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Palgrave Macmillan

Commemorating Writers in Nineteenth-Century Europe

Nation-Building and Centenary Fever

ISBN 9781137412133
Publication Date August 2014
Formats Hardcover Ebook (EPUB) Ebook (PDF) 
Publisher Palgrave Macmillan

The many statues to writers dotted around the cities of Europe are the leftovers of a wave of commemorations which passed across the continent in the nineteenth century. Commemorating Writers in Nineteenth-Century Europe is the first volume to study this phenomenon in depth, offering both detailed accounts of the cults of individual writers and a comparative perspective on the spread of centenary fever across Europe. The result is fascinating insights into the interaction between performance, cultural memory and identity, and into the role of literature as a platform for both the negotiation of conflict and the celebration of common values. The comparative approach reveals how national identities were established along comparable lines in different countries, and how they were entangled in complex ways with struggles for power and prestige at local, regional and transnational levels. Among the fifteen cases studied, the English reader will encounter familiar names like Scott, Burns, Goethe, Dante, Petrarch, Cervantes and Camões, but also less familiar ones, such as Petőfi, Prešeren, and Vondel. This study offers a radically new perspective on the trans-European cult of literature in the nineteenth century and on its societal importance.

Joep Leerssen is Professor of European Studies at the University of Amsterdam, Netherlands. His publications address the role of literature in cultural memory and national identities, and the transnational development of cultural nationalism in nineteenth-century Europe. He heads the Study Platform on Interlocking Nationalisms (SPIN, www.spinnet.eu).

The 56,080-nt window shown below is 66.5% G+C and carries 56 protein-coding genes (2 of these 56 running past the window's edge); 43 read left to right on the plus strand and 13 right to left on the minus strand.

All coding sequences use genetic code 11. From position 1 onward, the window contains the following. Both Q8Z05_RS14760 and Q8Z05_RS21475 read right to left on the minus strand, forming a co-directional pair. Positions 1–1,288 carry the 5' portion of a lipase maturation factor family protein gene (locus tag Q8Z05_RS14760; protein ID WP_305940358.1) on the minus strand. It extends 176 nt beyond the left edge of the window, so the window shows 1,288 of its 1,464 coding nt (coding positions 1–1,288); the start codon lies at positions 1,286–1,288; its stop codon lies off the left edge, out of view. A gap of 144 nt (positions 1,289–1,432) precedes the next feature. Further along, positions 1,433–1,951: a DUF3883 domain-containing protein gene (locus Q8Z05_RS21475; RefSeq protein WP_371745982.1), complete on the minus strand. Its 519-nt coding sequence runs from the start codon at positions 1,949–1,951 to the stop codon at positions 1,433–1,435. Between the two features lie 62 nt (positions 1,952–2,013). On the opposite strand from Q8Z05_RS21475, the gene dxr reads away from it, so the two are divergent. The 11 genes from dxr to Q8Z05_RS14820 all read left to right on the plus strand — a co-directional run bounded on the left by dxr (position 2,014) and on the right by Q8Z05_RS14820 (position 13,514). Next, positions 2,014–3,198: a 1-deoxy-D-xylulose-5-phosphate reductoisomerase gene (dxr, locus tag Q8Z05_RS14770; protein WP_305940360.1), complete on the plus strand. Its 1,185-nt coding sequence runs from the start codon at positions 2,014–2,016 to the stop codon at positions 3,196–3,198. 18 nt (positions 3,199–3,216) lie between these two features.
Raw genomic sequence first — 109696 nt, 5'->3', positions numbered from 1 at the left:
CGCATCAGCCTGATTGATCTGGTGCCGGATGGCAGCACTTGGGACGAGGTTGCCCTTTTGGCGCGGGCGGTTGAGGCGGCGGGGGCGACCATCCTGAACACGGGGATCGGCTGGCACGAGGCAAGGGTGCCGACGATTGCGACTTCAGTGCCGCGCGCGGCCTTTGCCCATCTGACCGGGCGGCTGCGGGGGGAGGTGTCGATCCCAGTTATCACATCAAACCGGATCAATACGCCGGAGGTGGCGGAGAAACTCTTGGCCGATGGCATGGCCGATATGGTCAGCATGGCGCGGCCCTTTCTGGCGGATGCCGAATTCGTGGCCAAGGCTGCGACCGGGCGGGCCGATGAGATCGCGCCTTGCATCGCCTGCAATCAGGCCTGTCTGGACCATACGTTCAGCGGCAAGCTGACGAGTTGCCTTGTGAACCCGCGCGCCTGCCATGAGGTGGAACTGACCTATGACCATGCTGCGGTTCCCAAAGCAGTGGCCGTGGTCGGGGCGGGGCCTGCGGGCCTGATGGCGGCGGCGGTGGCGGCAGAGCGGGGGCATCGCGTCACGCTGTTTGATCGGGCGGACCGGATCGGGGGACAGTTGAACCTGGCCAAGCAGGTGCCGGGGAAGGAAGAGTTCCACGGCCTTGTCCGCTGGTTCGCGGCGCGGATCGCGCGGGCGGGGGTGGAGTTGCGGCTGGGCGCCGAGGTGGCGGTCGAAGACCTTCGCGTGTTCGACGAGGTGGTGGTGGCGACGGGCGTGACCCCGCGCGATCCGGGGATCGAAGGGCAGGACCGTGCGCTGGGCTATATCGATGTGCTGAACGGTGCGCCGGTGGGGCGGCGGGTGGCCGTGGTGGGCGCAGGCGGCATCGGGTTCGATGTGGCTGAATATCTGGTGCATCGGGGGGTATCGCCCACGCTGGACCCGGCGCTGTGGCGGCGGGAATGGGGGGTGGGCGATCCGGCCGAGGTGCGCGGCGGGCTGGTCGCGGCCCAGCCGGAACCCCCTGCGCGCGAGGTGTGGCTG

Ann Rigney is Professor of Comparative Literature at Utrecht University, Netherlands. She has published widely in the field of historical fiction, historiography, and cultural memory studies, including most recently The Afterlives of Walter Scott: Memory on the Move (2012).

List of Illustrations
Notes on the Contributors
Introduction: Fanning out from Shakespeare; Ann Rigney and Joep Leerssen
1. Schiller 1859: Literary Historicism and Readership Mobilization; Joep Leerssen
2. Burns 1859: Embodied Communities and Transnational Federation; Ann Rigney
3. Scott 1871: Celebration as Cultural Diplomacy; Ann Rigney
4. Moore 1879: Ireland, America, Australia; Ronan Kelly
5. Dante 1865: The Politics and Limits of Aesthetic Education; Mahnaz Yousefzadeh
6. Petrarch 1804-1904: Nation-Building and Glocal Identities; Harald Hendrix
7. Petrarch 1874: Pan-National Celebrations and Provençal Regionalism; Francesca Zantedeschi
8. Voltaire 1878: Commemoration and the Creation of Dissent; François Boudrot
9. Vondel 1867: Amsterdam-Netherlands, Protestant-Catholic; Joep Leerssen
10. Conscience 1883: Between Flanders and Belgium; An De Ridder
11. Pushkin 1880: Fedor Doestoevsky Voices the Russian Self-Image; Neil Stewart
12. Prešeren 1905: Ritual Afterlives and Slovenian Nationalism; Marijan Dović
13. Mácha, Petőfi, Mickiewicz: (Un)wanted Statues in East-Central Europe; John Neubauer
14. Cervantes 1916: Literature as Exquisite Neutrality; Clara Calvo
15. Whose Camões? Canons, Celebrations, Colonialism; Paulo de Medeiros

Pierre Boudrot, University Paris-I Panthéon-Sorbonne, France
Clara Calvo, University of Murcia, Spain
Marijan Dović, University of Nova Gorica, Slovenia
Harald Hendrix, Utrecht University, Netherlands
Ronan Kelly, Trinity College, Dublin, Ireland
Joep Leerssen, University of Amsterdam, Netherlands
Paulo de Medeiros, University of Warwick, UK
John Neubauer, University of Amsterdam, Netherlands
An de Ridder, University of Amsterdam, Netherlands
Ann Rigney, Utrecht University, Netherlands
Neil Stewart, University of Bonn, Germany
Mahnaz Yousefzadeh, New York University, USA
Francesca Zantedeschi, European University Institute, Italy


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